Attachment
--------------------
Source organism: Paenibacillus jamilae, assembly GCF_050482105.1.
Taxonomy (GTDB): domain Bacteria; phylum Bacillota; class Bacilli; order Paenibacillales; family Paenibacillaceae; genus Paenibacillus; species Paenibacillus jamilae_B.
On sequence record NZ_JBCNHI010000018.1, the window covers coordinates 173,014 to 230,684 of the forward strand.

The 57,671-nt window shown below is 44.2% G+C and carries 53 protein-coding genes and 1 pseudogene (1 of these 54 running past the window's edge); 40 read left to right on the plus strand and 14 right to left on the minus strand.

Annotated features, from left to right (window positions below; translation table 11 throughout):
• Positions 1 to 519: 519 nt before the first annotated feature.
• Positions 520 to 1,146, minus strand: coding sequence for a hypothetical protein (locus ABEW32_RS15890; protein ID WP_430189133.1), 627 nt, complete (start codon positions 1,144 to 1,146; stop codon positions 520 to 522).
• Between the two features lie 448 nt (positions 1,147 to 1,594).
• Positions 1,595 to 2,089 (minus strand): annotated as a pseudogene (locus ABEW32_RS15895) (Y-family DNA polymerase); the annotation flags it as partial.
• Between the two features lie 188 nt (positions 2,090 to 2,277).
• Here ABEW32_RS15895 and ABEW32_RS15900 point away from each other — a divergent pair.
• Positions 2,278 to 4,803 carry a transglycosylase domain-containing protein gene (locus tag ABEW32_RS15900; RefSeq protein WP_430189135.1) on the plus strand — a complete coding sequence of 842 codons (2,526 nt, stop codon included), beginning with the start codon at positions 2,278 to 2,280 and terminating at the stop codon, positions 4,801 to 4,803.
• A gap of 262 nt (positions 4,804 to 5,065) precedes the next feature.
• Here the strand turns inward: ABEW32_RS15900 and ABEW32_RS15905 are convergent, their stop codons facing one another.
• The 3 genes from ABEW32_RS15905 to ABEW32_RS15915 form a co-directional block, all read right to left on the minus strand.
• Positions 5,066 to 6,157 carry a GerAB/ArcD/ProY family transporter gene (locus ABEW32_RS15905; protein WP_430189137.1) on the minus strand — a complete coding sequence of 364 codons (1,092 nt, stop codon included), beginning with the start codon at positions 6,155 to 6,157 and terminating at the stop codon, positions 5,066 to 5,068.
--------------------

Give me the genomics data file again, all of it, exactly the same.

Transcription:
Source organism: Paenibacillus jamilae, assembly GCF_050482105.1.
Taxonomy (GTDB): domain Bacteria; phylum Bacillota; class Bacilli; order Paenibacillales; family Paenibacillaceae; genus Paenibacillus; species Paenibacillus jamilae_B.
On sequence record NZ_JBCNHI010000018.1, the window covers coordinates 173,014 to 230,684 of the forward strand.

The 57,671-nt window shown below is 44.2% G+C and carries 53 protein-coding genes and 1 pseudogene (1 of these 54 running past the window's edge); 40 read left to right on the plus strand and 14 right to left on the minus strand.

Annotated features, from left to right (window positions below; translation table 11 throughout):
• Positions 1 to 519: 519 nt before the first annotated feature.
• Positions 520 to 1,146, minus strand: coding sequence for a hypothetical protein (locus ABEW32_RS15890; protein ID WP_430189133.1), 627 nt, complete (start codon positions 1,144 to 1,146; stop codon positions 520 to 522).
• Between the two features lie 448 nt (positions 1,147 to 1,594).
• Positions 1,595 to 2,089 (minus strand): annotated as a pseudogene (locus ABEW32_RS15895) (Y-family DNA polymerase); the annotation flags it as partial.
• Between the two features lie 188 nt (positions 2,090 to 2,277).
• Here ABEW32_RS15895 and ABEW32_RS15900 point away from each other — a divergent pair.
• Positions 2,278 to 4,803 carry a transglycosylase domain-containing protein gene (locus tag ABEW32_RS15900; RefSeq protein WP_430189135.1) on the plus strand — a complete coding sequence of 842 codons (2,526 nt, stop codon included), beginning with the start codon at positions 2,278 to 2,280 and terminating at the stop codon, positions 4,801 to 4,803.
• A gap of 262 nt (positions 4,804 to 5,065) precedes the next feature.
• Here the strand turns inward: ABEW32_RS15900 and ABEW32_RS15905 are convergent, their stop codons facing one another.
• The 3 genes from ABEW32_RS15905 to ABEW32_RS15915 form a co-directional block, all read right to left on the minus strand.
• Positions 5,066 to 6,157 carry a GerAB/ArcD/ProY family transporter gene (locus ABEW32_RS15905; protein WP_430189137.1) on the minus strand — a complete coding sequence of 364 codons (1,092 nt, stop codon included), beginning with the start codon at positions 6,155 to 6,157 and terminating at the stop codon, positions 5,066 to 5,068.